Monitoring and Enforcement of the Decision and Costs

Monitoring and enforcement of the decision

If the Environment Court grants the application, the council becomes responsible for monitoring and enforcing the decision, including all conditions. The need for enforceable consent conditions also reinforces the role that council has to play in the Court hearing as the Court will likely require advice from the council regarding suitable consent conditions, which may evolve throughout the course of the hearing.

Costs and cost recovery

Under s285, the Environment Court may order any party to proceedings before it to pay costs and expenses to any other party that the Court considers reasonable.

With respect to the Court’s costs, s285(3) enables the Environment Court to recover its costs and expenses from any party and s285(5) states the Court must apply a presumption that the Court’s costs and expenses are to be ordered against the applicant in direct referral cases. The Court will seek to recover the actual and reasonable costs associated with a direct referral case. The Court can be contacted to discuss their cost estimate for a particular case.

Councils are able to recover their costs in carrying out their functions in relation to receiving and processing applications to the point that the application is transferred to the Court. However, in terms of their Court costs, councils will need to make an application to the Court in the usual way to recover their costs incurred in the Court process. This includes time spent appearing at the Court hearing. Therefore, councils should keep accurate records of time spent, prior to and following the direct referral of the application to the Court, with detailed descriptions to assist with cost recovery.

The council can recover all of its costs involved in the processing of the application up to the point of direct referral using section 36 of the RMA. This includes the preparation of the planning report. The council’s costs in attending the hearing can be awarded under section 285.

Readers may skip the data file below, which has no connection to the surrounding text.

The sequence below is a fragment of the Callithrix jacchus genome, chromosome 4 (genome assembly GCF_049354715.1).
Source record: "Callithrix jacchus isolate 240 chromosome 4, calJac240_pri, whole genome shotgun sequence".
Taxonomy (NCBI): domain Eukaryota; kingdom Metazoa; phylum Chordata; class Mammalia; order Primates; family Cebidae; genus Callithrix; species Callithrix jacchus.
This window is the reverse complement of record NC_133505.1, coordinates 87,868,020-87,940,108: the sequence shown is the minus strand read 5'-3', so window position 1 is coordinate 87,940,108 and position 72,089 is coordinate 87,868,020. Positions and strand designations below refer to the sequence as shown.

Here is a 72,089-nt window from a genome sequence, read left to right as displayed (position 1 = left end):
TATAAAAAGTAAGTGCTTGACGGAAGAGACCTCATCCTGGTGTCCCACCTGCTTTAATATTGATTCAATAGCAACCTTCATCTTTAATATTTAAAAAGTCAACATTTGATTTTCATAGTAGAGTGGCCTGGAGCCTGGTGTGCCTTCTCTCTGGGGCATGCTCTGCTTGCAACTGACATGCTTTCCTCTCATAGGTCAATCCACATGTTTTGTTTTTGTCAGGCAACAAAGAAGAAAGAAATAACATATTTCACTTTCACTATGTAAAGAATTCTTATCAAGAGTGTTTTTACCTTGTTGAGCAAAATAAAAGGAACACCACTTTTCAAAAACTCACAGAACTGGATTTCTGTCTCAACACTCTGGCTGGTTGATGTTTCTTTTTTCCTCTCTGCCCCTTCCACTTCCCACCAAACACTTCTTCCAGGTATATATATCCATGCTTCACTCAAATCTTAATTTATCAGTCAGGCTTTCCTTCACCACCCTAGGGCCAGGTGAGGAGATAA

Further information on costs is provided in the Environment Courts Practice Note 2014 and in the Ministry for the Environment’s An Everyday Guide to the RMA The Environment Court: Awarding and Securing Costs.

Do the Discount Regulations apply to the direct referral process?

The Resource Management (Discount on Administrative Charges) Regulations 2010 apply to council charges on applications for resource consent and applications to change or cancel a resource consent condition, including resource consent applications where an applicant has requested direct referral.

The Regulations require councils to provide a discount where a resource consent application is not processed within the timeframe(s) set out in the RMA. Councils can develop and adopt their own discount policy that is more generous than the Regulations. The Regulations do not apply to any of the costs of the Environment Court.

The Discount Regulation applies when:

  • an applicant requests direct referral under s87D, and
  • the applicant does not withdraw the application that is the subject of the request, and
  • the application is not processed within the time limits applicable to it.

The discount is one per cent of the total of the administrative charges the council imposes for every working day on which the application remains unprocessed beyond the time limits, up to a maximum of 50 working days.

There is no total time limit specified in the RMA that is applicable to applications that are affected by direct referral. Therefore the separate timeframes and the time exceptions for different stages in a consent process where a request for a direct referral is made need to be selected and added together to find the total time limit for each application on a case-by-case basis. To assist with the calculations, refer to the Ministry for the Environments Discount Regulations guidance.

For direct referral applications, a discount needs to be given if the number of working days described in the applicable scenarios below is smaller than the number of working days actually taken:

  • If the applicant files a notice of motion in the Environment Court, the timeframe starting on the day after the day on which the application is lodged, up until the last day of the period described in s87F(3) (ie, the last day of the 20 working day period within which the council must prepare their report for the Court).
  • If the applicant does not file a notice of motion in the Environment Court and the council determines the application, the timeframe starting on the day after the day on which the application is lodged and ending on the day on which the council complies with s114(1) (ie, notice of notification decision) within the time limits in s115 (ie, time limits for notification decision). Where a hearing is required, this this is likely to be a total of either 130 working days for publicly notified applications or 100 working days for limited notified applications. Where no hearing is held, the timeframe will be 60 working days to issue a decision in total.

The number of working days actually taken is calculated by totalling the number of working days (excluding the ‘excluded days’ which are set out in the Regulations) used to process the application in the applicable timeframe.